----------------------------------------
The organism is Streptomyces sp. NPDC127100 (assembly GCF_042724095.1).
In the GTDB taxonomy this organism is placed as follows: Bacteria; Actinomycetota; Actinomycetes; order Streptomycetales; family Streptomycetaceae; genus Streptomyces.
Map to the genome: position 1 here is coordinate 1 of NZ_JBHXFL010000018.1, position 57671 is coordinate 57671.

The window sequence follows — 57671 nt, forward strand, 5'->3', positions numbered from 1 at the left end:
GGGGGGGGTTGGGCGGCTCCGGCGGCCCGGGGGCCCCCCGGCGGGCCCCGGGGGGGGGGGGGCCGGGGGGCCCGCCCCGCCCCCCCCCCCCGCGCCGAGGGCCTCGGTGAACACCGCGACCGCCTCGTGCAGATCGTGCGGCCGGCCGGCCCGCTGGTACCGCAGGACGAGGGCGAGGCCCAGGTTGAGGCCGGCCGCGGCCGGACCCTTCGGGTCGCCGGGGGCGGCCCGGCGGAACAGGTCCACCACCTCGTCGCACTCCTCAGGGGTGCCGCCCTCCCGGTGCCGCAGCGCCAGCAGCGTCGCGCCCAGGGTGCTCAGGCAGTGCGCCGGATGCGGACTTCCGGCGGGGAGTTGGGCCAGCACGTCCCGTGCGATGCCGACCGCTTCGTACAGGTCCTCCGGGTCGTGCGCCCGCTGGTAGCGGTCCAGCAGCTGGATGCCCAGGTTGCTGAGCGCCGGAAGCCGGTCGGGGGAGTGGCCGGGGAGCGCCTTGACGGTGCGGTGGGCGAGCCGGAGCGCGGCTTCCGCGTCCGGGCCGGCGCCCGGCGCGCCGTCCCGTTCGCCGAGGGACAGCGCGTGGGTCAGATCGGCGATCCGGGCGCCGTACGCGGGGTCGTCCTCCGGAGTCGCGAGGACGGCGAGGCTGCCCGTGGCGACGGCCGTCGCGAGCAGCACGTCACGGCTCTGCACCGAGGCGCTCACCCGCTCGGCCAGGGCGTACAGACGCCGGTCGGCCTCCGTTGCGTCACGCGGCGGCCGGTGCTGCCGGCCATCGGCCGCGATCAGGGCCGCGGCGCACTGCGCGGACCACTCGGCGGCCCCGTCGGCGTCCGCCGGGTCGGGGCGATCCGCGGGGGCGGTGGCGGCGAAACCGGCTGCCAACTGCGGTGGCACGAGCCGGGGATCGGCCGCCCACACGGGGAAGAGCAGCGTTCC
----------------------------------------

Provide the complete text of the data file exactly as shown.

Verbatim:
The organism is Streptomyces sp. NPDC127100 (assembly GCF_042724095.1).
In the GTDB taxonomy this organism is placed as follows: Bacteria; Actinomycetota; Actinomycetes; order Streptomycetales; family Streptomycetaceae; genus Streptomyces.
Map to the genome: position 1 here is coordinate 1 of NZ_JBHXFL010000018.1, position 57671 is coordinate 57671.

The window sequence follows — 57671 nt, forward strand, 5'->3', positions numbered from 1 at the left end:
GGGGGGGGTTGGGCGGCTCCGGCGGCCCGGGGGCCCCCCGGCGGGCCCCGGGGGGGGGGGGGCCGGGGGGCCCGCCCCGCCCCCCCCCCCCGCGCCGAGGGCCTCGGTGAACACCGCGACCGCCTCGTGCAGATCGTGCGGCCGGCCGGCCCGCTGGTACCGCAGGACGAGGGCGAGGCCCAGGTTGAGGCCGGCCGCGGCCGGACCCTTCGGGTCGCCGGGGGCGGCCCGGCGGAACAGGTCCACCACCTCGTCGCACTCCTCAGGGGTGCCGCCCTCCCGGTGCCGCAGCGCCAGCAGCGTCGCGCCCAGGGTGCTCAGGCAGTGCGCCGGATGCGGACTTCCGGCGGGGAGTTGGGCCAGCACGTCCCGTGCGATGCCGACCGCTTCGTACAGGTCCTCCGGGTCGTGCGCCCGCTGGTAGCGGTCCAGCAGCTGGATGCCCAGGTTGCTGAGCGCCGGAAGCCGGTCGGGGGAGTGGCCGGGGAGCGCCTTGACGGTGCGGTGGGCGAGCCGGAGCGCGGCTTCCGCGTCCGGGCCGGCGCCCGGCGCGCCGTCCCGTTCGCCGAGGGACAGCGCGTGGGTCAGATCGGCGATCCGGGCGCCGTACGCGGGGTCGTCCTCCGGAGTCGCGAGGACGGCGAGGCTGCCCGTGGCGACGGCCGTCGCGAGCAGCACGTCACGGCTCTGCACCGAGGCGCTCACCCGCTCGGCCAGGGCGTACAGACGCCGGTCGGCCTCCGTTGCGTCACGCGGCGGCCGGTGCTGCCGGCCATCGGCCGCGATCAGGGCCGCGGCGCACTGCGCGGACCACTCGGCGGCCCCGTCGGCGTCCGCCGGGTCGGGGCGATCCGCGGGGGCGGTGGCGGCGAAACCGGCTGCCAACTGCGGTGGCACGAGCCGGGGATCGGCCGCCCACACGGGGAAGAGCAGCGTTCC